To make racial identity so critical to player development is a serious issue. But then to compound it with ludicrously one-sided trades, and releasing players like Rauwshan McKenzie is just wrong. It's the players that capture the fans' attention. To then just chuck players for peanuts (while paying part of the departing player's contract) just isn't a viable long term strategy.
I welcome the team's efforts to build and recruit through its academy but have we seen anything about this team's management that suggests the patience to see the program through to fruition?
It's a different sport but the same basic arrangement: how many years now have the Kansas City Royals had baseball's best farm system? Yet each year the team is consistently already mathematically eliminated from the postseason seemingly by the All-Star break. Eventually the Royals will succeed but even with handwringing cultivation, it's a multi-year process.
If Vergara can demonstrate that 1. his hiring process is not racist and 2. that he has the patience to see this through, I think that would mean a lot. But all we're getting from him is crickets.
Alicia Rodriguez: Obviously, I see where both of you are coming from, but let me offer an alternative outlook. Chivas USA is clearly going for a Latino fanbase, more specifically Mexican-heritage, and perhaps even more specifically, people who follow Chivas de Guadalajara. At last count, LA County is just under 50 percent Latino. So is San Bernardino County. A full third of Orange County's residents are Latino. While by no means are all Latinos in Southern Calfornia of Mexican descent, that ethnicity is by far the largest among the region's Latino population. And Chivas de Guadalajara continues to be the most popular club in Mexico, despite the lack of success through most of Jorge Vergara's tenure as owner.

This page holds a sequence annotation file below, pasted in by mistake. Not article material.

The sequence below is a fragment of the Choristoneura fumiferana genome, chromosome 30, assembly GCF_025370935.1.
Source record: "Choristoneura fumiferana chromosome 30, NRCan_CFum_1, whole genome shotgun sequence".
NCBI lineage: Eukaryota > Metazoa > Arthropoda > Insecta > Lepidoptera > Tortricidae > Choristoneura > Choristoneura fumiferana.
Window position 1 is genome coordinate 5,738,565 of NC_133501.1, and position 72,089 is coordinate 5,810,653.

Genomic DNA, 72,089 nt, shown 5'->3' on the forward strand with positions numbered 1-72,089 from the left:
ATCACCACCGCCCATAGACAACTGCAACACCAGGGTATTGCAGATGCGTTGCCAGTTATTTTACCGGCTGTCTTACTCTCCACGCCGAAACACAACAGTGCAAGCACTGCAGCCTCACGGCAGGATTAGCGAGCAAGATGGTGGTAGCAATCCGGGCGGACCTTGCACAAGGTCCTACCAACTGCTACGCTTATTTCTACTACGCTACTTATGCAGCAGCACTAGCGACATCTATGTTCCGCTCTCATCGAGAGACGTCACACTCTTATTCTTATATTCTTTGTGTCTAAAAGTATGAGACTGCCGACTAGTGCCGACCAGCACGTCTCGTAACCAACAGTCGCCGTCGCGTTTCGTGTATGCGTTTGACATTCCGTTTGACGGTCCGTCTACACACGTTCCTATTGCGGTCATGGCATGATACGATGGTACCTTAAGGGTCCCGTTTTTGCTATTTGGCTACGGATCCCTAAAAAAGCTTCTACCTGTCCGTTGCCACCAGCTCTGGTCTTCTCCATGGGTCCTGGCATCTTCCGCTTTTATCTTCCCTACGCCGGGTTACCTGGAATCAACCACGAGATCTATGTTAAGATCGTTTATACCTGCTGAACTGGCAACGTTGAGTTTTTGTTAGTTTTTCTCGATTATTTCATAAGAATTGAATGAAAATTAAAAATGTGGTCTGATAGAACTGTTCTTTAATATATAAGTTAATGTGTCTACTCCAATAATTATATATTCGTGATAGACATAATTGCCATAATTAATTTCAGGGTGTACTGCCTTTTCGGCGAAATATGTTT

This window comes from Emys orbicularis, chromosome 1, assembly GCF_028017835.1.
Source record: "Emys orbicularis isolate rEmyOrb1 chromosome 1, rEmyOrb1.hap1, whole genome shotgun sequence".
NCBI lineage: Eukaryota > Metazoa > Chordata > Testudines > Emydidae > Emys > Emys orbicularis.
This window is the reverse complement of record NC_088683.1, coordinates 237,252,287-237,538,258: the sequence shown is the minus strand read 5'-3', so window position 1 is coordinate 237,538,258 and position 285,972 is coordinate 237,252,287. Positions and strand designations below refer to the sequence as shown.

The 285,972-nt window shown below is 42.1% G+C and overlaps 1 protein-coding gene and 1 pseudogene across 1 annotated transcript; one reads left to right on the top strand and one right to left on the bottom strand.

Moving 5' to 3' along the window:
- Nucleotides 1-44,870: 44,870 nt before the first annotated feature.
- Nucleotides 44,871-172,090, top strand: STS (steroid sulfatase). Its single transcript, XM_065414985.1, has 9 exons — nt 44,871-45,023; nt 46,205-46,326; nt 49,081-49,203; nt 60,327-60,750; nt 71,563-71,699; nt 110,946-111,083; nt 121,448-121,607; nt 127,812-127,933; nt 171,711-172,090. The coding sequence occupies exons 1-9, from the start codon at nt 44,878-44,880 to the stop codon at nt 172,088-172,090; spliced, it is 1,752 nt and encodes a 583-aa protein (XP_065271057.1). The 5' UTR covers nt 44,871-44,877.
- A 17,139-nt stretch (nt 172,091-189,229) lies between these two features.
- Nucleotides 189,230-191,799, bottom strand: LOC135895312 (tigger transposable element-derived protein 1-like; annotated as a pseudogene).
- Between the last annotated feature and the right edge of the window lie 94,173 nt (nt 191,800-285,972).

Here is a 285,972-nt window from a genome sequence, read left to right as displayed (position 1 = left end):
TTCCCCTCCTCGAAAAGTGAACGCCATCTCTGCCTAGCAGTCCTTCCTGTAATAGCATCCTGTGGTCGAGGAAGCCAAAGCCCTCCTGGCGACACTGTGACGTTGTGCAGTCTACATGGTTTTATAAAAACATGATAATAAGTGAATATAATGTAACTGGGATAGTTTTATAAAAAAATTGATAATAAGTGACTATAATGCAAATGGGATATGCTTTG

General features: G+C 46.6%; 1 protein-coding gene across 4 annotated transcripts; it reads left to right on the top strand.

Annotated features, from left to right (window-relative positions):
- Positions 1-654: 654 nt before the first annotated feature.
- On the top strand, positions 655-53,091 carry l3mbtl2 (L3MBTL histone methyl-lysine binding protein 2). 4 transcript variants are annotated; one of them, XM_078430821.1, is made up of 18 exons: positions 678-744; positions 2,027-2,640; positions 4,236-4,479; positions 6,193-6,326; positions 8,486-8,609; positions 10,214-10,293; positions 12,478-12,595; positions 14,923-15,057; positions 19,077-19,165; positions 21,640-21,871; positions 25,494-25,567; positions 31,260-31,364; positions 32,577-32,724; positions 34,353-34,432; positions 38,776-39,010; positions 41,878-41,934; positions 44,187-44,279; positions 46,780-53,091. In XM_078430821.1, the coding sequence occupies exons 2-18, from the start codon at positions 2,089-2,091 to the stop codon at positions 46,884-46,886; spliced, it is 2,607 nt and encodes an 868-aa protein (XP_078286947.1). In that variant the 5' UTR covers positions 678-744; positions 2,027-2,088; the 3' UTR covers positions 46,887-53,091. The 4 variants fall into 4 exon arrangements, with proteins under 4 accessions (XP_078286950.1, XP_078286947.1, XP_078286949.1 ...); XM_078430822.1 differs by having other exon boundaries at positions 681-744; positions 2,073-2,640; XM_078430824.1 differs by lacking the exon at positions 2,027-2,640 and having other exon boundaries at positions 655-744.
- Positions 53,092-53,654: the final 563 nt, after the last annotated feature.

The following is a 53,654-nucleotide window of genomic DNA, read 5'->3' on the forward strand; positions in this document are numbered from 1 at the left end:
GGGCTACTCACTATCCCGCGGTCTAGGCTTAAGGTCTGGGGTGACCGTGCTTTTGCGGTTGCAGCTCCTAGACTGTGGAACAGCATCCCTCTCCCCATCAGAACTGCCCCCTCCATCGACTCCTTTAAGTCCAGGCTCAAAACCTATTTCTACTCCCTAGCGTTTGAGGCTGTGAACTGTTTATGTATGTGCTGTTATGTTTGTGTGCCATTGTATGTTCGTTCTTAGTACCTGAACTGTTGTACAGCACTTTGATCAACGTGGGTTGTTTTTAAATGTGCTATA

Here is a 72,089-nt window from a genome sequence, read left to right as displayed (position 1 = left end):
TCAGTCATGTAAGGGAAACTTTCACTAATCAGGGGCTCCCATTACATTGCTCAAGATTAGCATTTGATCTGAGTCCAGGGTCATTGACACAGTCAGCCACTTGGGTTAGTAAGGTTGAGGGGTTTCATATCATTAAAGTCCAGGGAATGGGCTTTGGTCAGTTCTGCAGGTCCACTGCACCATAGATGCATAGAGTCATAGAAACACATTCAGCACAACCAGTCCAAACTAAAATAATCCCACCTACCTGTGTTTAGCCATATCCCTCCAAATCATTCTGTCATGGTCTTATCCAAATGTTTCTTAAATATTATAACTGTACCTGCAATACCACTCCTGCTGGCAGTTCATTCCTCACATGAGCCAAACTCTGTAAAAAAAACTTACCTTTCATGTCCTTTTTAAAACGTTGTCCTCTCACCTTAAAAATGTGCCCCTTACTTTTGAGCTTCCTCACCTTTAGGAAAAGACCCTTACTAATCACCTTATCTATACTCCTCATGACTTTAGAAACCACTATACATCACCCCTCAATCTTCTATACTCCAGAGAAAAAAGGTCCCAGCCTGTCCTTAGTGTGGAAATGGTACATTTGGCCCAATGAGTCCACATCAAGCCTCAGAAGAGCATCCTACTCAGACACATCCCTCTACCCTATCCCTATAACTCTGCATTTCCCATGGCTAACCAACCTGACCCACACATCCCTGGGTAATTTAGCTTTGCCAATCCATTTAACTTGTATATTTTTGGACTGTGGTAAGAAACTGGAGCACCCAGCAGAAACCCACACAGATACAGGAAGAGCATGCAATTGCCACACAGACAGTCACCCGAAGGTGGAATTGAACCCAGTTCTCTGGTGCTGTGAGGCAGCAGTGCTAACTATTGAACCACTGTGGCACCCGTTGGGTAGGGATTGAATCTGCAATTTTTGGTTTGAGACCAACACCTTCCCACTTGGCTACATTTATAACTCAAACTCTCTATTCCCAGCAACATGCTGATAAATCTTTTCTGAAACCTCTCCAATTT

On one hand, seeking out one group of fans (or perhaps more specifically, customers) to the implicit exclusion of all others sounds like a terrible marketing strategy. Certainly, I can't think of any other professional sports teams in North America that have done that, and it certainly seems anathema to quintessentially American notions of equality and looking beyond race.
But in another realm, one that is also connected to professional sports, entertainment, niche marketing is all the rage. Movie studios target certain genders and age groups when developing films. TV channels tailor their programming to particular groups, ones that potential advertisers want to reach. And businesses, they are becoming more and more sophisticated at niche marketing. Each of us receives very specific and tailored advertising based on our interests, our purported income levels, and yes, our respective races.
Yes, it is pretty cynical to go after a potential audience primarily based on race. And while we know Vergara's track record as far as on-field results has been spotty at best, perhaps he is on the cutting edge in the business side? Maybe Chivas USA is going so far ahead of the pack that all we consider is flat-out racism, instead of a calculated business ploy?
Admittedly, I'm not sure I believe all of that, but I'm willing to mull that possibility. I'd be curious to hear what you both think about this - make sense? Or am I full of baloney?